Turkish Defense Minister Hulusi Akar (Photo Credit : AFP)
The Turkish government canceled the Swedish Minister of Defense’s visit to Ankara next week in protest of a planned Quran burning organized by a far-right group in Sweden, according to Press TV on 21 January.
Turkish Defense Minister Hulusi Akar said that under the present circumstances, the meeting with his Swedish counterpart, Pal Jonson, to discuss Turkiye’s veto of the Scandinavian country’s NATO membership has lost “importance and meaning.”
“Defense Minister Jonson’s visit to Turkiye on January 27 is neither important nor meaningful. That is why we canceled the visit,” Akar said in Germany, where he is participating in a Contact Group meeting for Ukraine, according to Turkish media.
Akar criticized that “no action has been taken against these vile and heinous acts against Turkiye” and insisted that Sweden and Finland must fulfill the commitments and conditions set by Ankara to allow it to join the Alliance.
Several international media have reported that Swedish police have permitted Swedish-Danish far-right activist Rasmus Paludan to stage the burning of a copy of the Quran in front of the Turkish embassy today.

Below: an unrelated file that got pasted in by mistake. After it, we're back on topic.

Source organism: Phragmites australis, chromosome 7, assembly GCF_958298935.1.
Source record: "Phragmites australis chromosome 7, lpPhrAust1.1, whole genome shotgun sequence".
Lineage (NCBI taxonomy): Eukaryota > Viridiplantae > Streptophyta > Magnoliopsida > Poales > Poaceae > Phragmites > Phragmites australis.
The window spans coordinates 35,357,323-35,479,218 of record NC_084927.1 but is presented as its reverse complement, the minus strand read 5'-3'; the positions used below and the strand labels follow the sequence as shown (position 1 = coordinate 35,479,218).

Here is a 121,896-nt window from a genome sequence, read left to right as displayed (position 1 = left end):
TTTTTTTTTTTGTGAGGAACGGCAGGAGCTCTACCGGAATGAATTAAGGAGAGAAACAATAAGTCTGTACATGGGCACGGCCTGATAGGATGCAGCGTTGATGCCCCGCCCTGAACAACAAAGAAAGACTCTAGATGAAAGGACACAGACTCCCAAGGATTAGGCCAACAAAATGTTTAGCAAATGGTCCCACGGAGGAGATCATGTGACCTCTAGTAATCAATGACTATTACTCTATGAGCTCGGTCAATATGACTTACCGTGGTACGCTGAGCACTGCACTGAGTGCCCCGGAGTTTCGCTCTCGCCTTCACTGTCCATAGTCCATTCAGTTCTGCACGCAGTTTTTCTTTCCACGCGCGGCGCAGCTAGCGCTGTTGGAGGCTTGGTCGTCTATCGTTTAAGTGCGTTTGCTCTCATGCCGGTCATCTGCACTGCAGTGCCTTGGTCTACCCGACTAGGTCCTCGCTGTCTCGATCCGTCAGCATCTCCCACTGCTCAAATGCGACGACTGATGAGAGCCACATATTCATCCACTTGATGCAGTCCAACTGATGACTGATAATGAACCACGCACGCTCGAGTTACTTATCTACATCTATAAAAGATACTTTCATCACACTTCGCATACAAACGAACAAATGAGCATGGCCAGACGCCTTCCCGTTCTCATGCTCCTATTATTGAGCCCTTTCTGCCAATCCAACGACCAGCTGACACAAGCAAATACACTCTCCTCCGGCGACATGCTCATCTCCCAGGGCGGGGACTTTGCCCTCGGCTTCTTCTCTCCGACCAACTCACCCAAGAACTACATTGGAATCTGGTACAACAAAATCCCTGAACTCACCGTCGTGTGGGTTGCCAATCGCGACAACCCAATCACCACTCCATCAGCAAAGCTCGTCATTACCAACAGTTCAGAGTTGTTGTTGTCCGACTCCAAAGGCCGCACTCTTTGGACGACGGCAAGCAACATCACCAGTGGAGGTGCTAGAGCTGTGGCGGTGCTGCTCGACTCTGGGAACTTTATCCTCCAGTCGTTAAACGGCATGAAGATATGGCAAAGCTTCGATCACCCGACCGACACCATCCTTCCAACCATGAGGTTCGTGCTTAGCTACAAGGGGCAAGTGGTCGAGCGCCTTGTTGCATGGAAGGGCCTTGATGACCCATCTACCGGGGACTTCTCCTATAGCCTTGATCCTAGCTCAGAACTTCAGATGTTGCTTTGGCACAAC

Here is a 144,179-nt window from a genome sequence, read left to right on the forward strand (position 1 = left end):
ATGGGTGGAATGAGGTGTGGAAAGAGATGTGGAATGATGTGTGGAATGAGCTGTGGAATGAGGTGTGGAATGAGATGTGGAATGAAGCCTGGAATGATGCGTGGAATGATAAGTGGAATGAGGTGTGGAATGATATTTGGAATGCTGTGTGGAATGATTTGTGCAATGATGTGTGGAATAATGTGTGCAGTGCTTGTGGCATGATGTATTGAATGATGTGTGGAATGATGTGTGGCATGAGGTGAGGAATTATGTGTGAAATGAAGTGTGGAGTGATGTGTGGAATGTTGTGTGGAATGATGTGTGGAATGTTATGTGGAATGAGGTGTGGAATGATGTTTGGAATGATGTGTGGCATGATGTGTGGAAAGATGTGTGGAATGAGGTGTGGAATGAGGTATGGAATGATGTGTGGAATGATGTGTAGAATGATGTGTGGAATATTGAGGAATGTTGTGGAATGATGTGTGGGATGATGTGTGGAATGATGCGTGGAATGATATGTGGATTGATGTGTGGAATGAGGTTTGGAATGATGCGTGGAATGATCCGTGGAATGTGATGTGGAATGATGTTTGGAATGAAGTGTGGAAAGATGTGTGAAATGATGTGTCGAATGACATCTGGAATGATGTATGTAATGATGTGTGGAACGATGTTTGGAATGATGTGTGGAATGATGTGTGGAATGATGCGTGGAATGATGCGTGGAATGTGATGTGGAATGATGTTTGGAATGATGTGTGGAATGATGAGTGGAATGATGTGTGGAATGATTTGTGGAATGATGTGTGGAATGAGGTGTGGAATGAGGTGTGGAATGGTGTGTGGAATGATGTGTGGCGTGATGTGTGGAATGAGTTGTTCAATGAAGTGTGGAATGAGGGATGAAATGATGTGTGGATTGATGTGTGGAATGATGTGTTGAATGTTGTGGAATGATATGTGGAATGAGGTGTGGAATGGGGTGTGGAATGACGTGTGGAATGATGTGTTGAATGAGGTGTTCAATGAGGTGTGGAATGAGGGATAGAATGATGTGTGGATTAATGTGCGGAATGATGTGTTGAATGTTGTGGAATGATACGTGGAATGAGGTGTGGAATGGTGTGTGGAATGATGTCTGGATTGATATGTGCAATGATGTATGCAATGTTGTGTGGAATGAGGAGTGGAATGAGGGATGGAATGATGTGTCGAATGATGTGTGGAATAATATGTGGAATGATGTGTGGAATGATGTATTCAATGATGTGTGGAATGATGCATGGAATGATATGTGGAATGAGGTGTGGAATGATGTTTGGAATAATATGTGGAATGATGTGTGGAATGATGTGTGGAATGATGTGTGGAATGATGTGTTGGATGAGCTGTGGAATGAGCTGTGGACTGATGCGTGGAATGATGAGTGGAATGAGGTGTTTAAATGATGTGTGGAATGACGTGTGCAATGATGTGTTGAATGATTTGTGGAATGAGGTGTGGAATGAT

Ibrahim Kalin, a spokesperson for the Turkish president, described the planned activity as a “manifest crime of hatred.”
He tweeted, “Allowing this action despite all our warnings is fostering Islamophobia and hate crimes.”
Stockholm’de Kur’an-ı Kerim’in yakılması açık bir nefret ve insanlık suçudur. Bunu şiddetle lanetliyoruz.
Tüm uyarılarımıza rağmen bu eyleme izin verilmesi,nefret suçlarının ve İslam düşmanlığının teşvik edilmesidir.
Kutsal değerlere saldırı özgürlük değil modern barbarlıktır.
— İbrahim Kalın (@ikalin1) January 21, 2023
Mevlut Cavusoglu, the Foreign Minister of Turkiye, expressed his hope that the Swedish government would not approve the event.
“I’m hoping that the Swedish government would act quickly to prevent this,” Cavusoglu told the press. He added that the incident could not be considered an exercise of free speech.
This week, the Turkish government criticized the decision of the Swedish Public Prosecutor’s Office not to investigate a recent protest in Stockholm in which an effigy of Turkish President Recep Tayyip Erdogan was hung from the legs.
Nevertheless, Swedish prosecutor Lucas Eriksson legally determined that the activity was not punishable under Swedish law.
Meanwhile, Swedish Prime Minister Ulf Kristersson called the act “extremely serious” and an attempt to sabotage the nation’s NATO application.